With pain in his right shoulder, closer Brad Lidge will start the 2011 season on the disabled list. With Lidge’s long history of injuries, this new issue should be a huge red light to the Phillies that Lidge’s time is close to being over.
Lidge was especially concerned with this new injury saying, “I haven’t had shoulder problems in the past.” Although, Lidge has had surgery on both knees multiple times, elbow surgery, an oblique strain, a strained intercostal muscle and bicep tendinitis, just to name a few.
Still, Lidge entered spring training boasting that he was healthy and felt great. Exactly when that may have changed is hard to tell. Lidge is an eternal optimist so what he says should maybe be taken with a grain of salt.
Here is a little help for those who cannot always decipher what Lidge is talking about.
The Brad Lidge Translator
Lidge Says: I feel great.
Lidge Means: The pain is unbearable!
Lidge Says: I am not concerned.
Lidge Means: I am totally freaking out here!
Lidge Says: No need to panic.
Lidge Means: Red alert, red alert…PANIC!!!
Lidge Says: It is a setback.
Lidge Means: This is the END of my career!
Lidge Says: This is disappointing.
Lidge Means: I am going to crawl into a hole with a vat of Ben & Jerry’s ice cream and eat and cry until I vomit.
With Lidge out of the picture, closing duties will fall either to Ryan Madson or Jose Contreras. While it is good to know the Phillies have options, this does create major issues in the bullpen. The Phillies failed to re-sign Chad Durbin, which may come back to haunt them as they now have to rely on less experienced arms in the middle innings.
The Lidge injury is magnified when you think about the loss of Chase Utley, Domonic Brown and questions still lingering about Placido Polanco’s elbow.
So, should Phillies fans be worried? The short answer is, not yet.
The team seems to have back-up for Utley. Luis Castillo finally got a hit today and also walked twice while showing solid defense in the field. Wilson Valdez continues to impress as well.
As for Brown, Ben Francisco is doing well in what may have been Brown’s spot in the outfield. John Mayberry Jr. is also capable and the two may wind up rotating in right field.
Another good sign is that Polanco did play today in the 3-1 victory over the Braves. Polly looked a bit tentative and was sore after the game, but he expects to play again on Sunday. Or perhaps, much like Lidge, I am being a tad too optimistic about all this? I hope not.
Photoshopping by Jenn Zambri Photography
While hitting a foul ball in Saturday’s spring training game against the Pirates, Domonic Brown fractured the hamate bone in his right hand. Oddly enough, his very next swing after breaking the bone resulted in his only hit in spring action through 16 at-bats.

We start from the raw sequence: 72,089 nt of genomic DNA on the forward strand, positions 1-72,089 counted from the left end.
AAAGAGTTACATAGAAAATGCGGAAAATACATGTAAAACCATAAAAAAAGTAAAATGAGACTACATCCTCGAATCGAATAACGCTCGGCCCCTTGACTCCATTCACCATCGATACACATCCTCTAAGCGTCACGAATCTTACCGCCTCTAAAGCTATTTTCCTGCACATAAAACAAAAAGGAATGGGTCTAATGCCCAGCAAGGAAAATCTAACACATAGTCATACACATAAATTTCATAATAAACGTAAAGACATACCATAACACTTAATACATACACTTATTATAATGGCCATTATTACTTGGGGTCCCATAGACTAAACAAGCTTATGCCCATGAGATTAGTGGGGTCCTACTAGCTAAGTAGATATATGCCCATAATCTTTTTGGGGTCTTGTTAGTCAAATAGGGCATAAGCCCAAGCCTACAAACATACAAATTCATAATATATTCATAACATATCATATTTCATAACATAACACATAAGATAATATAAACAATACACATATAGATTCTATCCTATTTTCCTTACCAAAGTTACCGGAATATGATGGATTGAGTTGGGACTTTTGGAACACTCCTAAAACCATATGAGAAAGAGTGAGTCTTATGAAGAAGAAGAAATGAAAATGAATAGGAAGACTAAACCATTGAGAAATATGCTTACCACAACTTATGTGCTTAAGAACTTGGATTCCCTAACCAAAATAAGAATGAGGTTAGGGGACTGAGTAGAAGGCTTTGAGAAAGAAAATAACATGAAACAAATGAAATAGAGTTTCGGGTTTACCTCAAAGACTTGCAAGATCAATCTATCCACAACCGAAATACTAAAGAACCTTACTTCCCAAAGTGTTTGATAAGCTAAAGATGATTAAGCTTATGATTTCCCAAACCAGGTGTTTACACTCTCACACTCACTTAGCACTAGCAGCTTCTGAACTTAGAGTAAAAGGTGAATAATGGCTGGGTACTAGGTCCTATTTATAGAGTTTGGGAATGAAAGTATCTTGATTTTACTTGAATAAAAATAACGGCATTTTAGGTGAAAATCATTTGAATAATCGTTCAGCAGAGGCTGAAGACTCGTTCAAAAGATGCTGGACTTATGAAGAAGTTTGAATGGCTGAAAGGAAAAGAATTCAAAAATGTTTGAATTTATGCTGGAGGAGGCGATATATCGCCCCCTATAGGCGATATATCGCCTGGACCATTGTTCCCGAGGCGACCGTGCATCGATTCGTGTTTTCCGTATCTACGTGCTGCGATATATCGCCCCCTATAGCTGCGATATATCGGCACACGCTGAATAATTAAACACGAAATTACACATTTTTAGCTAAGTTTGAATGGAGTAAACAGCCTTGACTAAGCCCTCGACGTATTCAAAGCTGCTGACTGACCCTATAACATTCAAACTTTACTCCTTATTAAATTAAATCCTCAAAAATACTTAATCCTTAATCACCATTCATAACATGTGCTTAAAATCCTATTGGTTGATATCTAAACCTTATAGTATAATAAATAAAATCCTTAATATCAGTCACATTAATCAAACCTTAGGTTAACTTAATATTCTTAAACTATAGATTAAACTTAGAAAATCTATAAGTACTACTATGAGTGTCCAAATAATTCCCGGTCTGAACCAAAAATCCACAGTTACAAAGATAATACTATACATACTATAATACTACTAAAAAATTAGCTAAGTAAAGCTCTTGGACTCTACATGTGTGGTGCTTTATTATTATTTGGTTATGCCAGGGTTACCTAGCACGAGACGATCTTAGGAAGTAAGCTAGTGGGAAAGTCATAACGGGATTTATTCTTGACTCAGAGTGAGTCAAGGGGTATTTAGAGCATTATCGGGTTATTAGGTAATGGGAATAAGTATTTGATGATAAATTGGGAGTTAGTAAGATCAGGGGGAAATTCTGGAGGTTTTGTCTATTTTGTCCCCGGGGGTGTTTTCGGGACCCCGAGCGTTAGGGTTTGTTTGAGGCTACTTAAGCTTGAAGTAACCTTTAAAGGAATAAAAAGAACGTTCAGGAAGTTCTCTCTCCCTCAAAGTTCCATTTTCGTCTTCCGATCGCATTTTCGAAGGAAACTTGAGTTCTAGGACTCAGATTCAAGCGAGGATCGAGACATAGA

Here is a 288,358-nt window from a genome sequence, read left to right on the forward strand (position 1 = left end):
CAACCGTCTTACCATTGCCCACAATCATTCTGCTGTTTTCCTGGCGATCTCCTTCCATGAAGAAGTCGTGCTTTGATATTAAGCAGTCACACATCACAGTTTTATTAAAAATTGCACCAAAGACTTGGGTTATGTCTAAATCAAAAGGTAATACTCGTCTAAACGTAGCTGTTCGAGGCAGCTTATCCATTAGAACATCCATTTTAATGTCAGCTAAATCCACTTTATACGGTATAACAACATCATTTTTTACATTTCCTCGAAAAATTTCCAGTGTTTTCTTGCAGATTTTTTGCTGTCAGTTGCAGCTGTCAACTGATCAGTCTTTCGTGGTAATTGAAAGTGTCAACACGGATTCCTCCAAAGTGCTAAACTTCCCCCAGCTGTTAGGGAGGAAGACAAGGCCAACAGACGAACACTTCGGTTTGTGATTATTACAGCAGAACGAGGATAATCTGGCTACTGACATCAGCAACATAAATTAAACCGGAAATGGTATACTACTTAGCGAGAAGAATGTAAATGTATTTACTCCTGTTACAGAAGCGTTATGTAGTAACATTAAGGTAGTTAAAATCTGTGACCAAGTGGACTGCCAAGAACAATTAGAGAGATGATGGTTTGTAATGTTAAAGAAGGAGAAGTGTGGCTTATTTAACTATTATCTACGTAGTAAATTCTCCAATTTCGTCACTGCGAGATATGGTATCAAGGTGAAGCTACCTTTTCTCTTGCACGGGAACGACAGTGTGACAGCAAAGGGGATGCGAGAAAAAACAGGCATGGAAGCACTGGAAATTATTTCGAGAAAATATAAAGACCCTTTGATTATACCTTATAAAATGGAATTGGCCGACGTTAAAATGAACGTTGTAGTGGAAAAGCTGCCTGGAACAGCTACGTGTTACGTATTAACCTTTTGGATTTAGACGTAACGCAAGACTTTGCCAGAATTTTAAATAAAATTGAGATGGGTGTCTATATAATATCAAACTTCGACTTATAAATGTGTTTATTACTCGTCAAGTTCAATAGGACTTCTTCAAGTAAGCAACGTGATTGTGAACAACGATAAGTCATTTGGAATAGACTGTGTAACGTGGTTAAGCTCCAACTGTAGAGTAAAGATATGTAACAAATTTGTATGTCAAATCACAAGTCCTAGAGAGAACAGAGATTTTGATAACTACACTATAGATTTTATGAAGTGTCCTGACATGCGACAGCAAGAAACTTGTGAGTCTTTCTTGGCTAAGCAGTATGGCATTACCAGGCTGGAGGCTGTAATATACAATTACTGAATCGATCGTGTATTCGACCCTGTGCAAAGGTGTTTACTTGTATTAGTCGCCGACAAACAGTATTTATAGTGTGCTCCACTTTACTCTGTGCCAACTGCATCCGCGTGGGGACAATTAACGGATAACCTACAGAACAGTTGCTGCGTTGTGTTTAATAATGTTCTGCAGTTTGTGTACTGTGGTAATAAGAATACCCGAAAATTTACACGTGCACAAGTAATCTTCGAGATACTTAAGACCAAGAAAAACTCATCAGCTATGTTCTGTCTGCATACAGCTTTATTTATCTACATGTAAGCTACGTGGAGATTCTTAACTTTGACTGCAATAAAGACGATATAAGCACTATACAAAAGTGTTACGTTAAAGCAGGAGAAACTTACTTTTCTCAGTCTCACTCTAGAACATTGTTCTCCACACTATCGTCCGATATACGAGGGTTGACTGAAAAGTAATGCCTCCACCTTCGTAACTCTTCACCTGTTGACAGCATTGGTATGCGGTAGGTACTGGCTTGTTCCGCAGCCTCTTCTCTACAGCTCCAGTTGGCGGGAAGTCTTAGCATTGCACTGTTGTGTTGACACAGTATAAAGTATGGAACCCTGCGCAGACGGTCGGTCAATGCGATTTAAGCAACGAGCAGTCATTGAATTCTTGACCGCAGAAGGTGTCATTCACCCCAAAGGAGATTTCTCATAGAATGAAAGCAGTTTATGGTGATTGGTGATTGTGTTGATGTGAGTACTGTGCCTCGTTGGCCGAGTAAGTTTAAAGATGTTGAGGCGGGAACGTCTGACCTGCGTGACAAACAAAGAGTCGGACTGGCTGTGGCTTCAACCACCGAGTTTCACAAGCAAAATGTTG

Several baseball players have had this very same bone removed in the past. Some of those include former Phillie, Jim Thome and Red Sox, Dustin Pedroia. Apparently, the hand is just fine without this bone, although recovery from the surgery could take four to six weeks.
This may be a blessing in disguise for Brown who was struggling badly to adjust his swing and make the Phillies roster before the end of camp. Time off to reflect on his issues may be a good thing.
In the meantime, the job in right almost certainly will go to Ben Francisco, although the Phillies will not dub anyone the winner just yet.
Thus far, the injury bug has bitten twice for the Phillies in spring training; first Chase Utley and his bum knee, then Brown. Utley is still recovering from a cortisone injection and it will be several more days before any more is known about his knee.
On the bright side, the Phillies pitching staff looks fantastic! Cliff Lee appeared to be almost in mid-season form against the Rays today over four innings. And on Saturday Roy Halladay threw three scoreless innings, allowing only one hit.
In the bullpen, JC Romero pitched today and looked very, very sharp. After going 3-0 on the first batter, he came back to strike the guy out and then mowed down the next two batters in order.
Ryan Madson and Jose Contreras also seem to be moving along well. Neither has surrendered a run yet.
Other roster hopefuls are not having much success though. Eddie Bonine has allowed seven runs in four innings of work. J.C. Ramirez has allowed four runs in five innings. However, most of these guys were not expected to make the team anyway.
Spring action continues tomorrow when the Phillies see the Yankees again. Game time is 1:05pm.